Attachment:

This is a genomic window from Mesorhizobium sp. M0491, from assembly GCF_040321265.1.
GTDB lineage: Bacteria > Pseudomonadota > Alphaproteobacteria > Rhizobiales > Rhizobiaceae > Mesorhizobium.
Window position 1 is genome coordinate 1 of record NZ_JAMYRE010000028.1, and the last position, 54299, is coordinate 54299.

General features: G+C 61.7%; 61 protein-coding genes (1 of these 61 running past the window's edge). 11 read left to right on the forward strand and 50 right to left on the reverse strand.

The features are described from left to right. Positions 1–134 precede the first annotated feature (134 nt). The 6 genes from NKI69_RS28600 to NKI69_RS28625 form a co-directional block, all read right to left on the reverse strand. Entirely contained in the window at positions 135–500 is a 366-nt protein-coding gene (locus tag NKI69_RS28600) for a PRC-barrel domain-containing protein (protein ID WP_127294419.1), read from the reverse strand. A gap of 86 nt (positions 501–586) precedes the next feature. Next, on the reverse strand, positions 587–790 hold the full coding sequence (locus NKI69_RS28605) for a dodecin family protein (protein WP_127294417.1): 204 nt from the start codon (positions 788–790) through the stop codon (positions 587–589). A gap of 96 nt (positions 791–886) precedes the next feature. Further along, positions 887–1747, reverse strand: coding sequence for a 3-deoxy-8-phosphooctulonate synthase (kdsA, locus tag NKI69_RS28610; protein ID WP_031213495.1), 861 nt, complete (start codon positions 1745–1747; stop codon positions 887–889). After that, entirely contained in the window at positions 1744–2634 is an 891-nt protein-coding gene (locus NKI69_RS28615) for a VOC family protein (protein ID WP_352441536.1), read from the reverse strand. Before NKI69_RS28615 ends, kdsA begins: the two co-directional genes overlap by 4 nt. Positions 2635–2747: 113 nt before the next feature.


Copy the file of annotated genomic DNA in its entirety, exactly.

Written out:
This is a genomic window from Mesorhizobium sp. M0491, from assembly GCF_040321265.1.
GTDB lineage: Bacteria > Pseudomonadota > Alphaproteobacteria > Rhizobiales > Rhizobiaceae > Mesorhizobium.
Window position 1 is genome coordinate 1 of record NZ_JAMYRE010000028.1, and the last position, 54299, is coordinate 54299.

General features: G+C 61.7%; 61 protein-coding genes (1 of these 61 running past the window's edge). 11 read left to right on the forward strand and 50 right to left on the reverse strand.

The features are described from left to right. Positions 1–134 precede the first annotated feature (134 nt). The 6 genes from NKI69_RS28600 to NKI69_RS28625 form a co-directional block, all read right to left on the reverse strand. Entirely contained in the window at positions 135–500 is a 366-nt protein-coding gene (locus tag NKI69_RS28600) for a PRC-barrel domain-containing protein (protein ID WP_127294419.1), read from the reverse strand. A gap of 86 nt (positions 501–586) precedes the next feature. Next, on the reverse strand, positions 587–790 hold the full coding sequence (locus NKI69_RS28605) for a dodecin family protein (protein WP_127294417.1): 204 nt from the start codon (positions 788–790) through the stop codon (positions 587–589). A gap of 96 nt (positions 791–886) precedes the next feature. Further along, positions 887–1747, reverse strand: coding sequence for a 3-deoxy-8-phosphooctulonate synthase (kdsA, locus tag NKI69_RS28610; protein ID WP_031213495.1), 861 nt, complete (start codon positions 1745–1747; stop codon positions 887–889). After that, entirely contained in the window at positions 1744–2634 is an 891-nt protein-coding gene (locus NKI69_RS28615) for a VOC family protein (protein ID WP_352441536.1), read from the reverse strand. Before NKI69_RS28615 ends, kdsA begins: the two co-directional genes overlap by 4 nt. Positions 2635–2747: 113 nt before the next feature.